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Sunday, March 01, 2009

The ground-breaking model, which recognises and responds to human emotions, uses 31 motors and a patented flesh-like material called Frubber to make lifelike facial expressions.

Scientists hope it will defy the perception that human-like robots are "creepy" and could be the first step to making robots emotionally sensitive, preventing a "Matrix"-style war between man and machine.

Einstein, the Nobel Prize-winning physicist noted for his theory of relativity, was chosen for the model because he appears "lovable and emotionally accessible", as well as being a universally esteemed scientist.

They say the robot, designed by Texas-based Hanson Robotics, can interact "naturally" with humans and could be used to teach autistic children how to perceive emotion.

David Hanson, the robot's designer, told UC San Diego News: "Some scientists believe strongly that very human-like robots are so inherently creepy that people can never get over it and interact with them normally.

"But these are some of the questions we're trying to address with the Einstein robot. Does software engage people more when you have a robot that's more aware of you?

"We're trying to get past the novelty of the technology to a certain extent so that people can socially engage with the robots and get lost in that social engagement.

"But it's very important that we develop empathetic machines, machines that have compassion, machines that understand what you're feeling.

"If these robots do become as intelligent as human beings, we want this infrastructure of compassion and empathy to be in place so the machines are prepared to use their intellectual powers for the good of civilisation. In a way, we're planting the seeds for the survival of humanity."

The robot uses facial recognition software that understands hundreds of human expressions such as sadness, anger, fear, happiness and confusion, as well as age and gender.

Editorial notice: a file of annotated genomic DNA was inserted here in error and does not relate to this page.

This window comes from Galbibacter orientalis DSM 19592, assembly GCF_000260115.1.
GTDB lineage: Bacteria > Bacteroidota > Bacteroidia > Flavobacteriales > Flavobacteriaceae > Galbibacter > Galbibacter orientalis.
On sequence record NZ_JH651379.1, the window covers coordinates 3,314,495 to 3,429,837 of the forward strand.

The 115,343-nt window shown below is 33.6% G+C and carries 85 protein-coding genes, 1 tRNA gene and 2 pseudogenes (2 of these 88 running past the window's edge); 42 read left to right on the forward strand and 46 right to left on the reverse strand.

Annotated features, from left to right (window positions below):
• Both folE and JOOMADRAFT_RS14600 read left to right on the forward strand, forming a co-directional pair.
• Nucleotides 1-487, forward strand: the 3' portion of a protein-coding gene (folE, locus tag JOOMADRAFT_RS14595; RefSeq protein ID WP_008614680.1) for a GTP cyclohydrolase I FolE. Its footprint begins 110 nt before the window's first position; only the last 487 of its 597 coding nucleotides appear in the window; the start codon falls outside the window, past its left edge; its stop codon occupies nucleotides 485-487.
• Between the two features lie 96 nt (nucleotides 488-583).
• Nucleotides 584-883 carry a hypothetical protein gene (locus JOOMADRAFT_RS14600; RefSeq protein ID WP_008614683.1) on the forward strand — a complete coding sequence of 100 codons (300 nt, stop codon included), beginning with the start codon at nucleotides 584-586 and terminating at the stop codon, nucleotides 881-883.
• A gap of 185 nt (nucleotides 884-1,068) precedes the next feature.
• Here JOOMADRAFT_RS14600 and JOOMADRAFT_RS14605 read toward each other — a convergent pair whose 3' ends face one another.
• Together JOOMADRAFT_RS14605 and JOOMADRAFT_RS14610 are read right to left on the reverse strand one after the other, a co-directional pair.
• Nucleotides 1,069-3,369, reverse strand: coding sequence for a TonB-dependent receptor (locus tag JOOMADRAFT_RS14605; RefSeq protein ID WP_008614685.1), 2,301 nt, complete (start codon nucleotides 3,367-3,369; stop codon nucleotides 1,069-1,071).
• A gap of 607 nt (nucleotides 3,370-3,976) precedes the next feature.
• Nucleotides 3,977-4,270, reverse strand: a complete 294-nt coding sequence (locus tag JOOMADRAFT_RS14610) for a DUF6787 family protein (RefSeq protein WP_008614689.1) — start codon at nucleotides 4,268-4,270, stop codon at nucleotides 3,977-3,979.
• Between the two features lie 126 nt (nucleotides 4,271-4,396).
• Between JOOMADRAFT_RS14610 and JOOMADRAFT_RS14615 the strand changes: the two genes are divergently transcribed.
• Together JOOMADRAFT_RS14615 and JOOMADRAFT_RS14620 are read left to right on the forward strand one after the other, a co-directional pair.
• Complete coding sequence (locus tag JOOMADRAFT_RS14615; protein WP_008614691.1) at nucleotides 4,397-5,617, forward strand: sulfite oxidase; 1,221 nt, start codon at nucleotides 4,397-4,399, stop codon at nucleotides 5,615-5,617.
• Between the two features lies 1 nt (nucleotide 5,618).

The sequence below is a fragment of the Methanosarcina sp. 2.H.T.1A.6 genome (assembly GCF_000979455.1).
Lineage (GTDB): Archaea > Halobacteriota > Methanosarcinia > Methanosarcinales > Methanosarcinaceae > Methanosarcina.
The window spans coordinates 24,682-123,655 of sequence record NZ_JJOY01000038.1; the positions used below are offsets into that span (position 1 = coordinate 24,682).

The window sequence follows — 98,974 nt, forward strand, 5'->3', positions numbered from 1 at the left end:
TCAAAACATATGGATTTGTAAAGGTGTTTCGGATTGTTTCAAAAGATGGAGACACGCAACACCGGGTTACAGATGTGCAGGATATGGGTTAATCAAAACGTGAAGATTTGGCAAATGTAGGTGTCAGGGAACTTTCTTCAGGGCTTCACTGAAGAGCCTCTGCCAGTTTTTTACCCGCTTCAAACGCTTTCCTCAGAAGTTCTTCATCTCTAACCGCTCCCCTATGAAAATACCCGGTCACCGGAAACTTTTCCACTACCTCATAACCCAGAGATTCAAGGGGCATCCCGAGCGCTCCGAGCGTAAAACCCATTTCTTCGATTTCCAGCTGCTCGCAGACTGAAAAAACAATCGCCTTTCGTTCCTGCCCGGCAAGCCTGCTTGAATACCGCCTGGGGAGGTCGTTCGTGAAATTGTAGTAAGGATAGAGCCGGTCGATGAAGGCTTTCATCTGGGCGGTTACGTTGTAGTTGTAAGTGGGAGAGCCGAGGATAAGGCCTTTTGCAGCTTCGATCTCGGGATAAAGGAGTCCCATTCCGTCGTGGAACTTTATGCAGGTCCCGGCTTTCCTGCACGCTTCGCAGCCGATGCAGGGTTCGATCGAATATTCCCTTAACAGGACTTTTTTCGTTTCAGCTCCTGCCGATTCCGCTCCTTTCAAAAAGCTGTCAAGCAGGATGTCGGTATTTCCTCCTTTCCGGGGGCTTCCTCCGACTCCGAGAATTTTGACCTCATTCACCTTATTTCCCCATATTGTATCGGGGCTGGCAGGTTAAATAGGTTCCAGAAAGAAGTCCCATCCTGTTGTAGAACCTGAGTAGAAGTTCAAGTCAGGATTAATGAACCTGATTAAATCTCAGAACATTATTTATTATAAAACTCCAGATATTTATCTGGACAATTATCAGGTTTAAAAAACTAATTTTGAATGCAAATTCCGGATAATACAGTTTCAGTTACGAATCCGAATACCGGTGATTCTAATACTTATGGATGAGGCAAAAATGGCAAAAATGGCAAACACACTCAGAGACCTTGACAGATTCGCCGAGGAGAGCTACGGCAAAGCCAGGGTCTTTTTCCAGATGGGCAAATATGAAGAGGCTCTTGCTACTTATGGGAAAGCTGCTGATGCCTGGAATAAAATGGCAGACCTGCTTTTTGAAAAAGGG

The flesh-like material that makes up the robot's face, Frubber, was designed and patented by Dr Hanson and is so detailed it even includes realistic skin pores.

Scientists at the California Institute for Telecommunications and Information Technology at UC San Diego wrote the facial recognition software that enables the head-and-shoulders model to interact with people.

Javier Movellan, who designed the software, said: "Developing a robot like this one teaches us how sensitive we are to biological movement and facial expressions, and when we get it right, it's really astonishing.

"Although we're thinking of Einstein as a tool for science right now, in the future I could see it being used in museums or as a way to teach people from other cultures how to interact with one another.

"We're also exploring the use of the robot for children with autism. It could be used as a way to teach them facial expression recognition."

For now, the cost of robots – 75,000 US dollars (£52,000) for one as sophisticated as Einstein – prohibit them being so widely used, but Mr Hanson hopes mass production could eventually drive the cost down to 200 dollars.

Dr Movellan added that the production of a robot with a "complete mind" could be just 10 years away.


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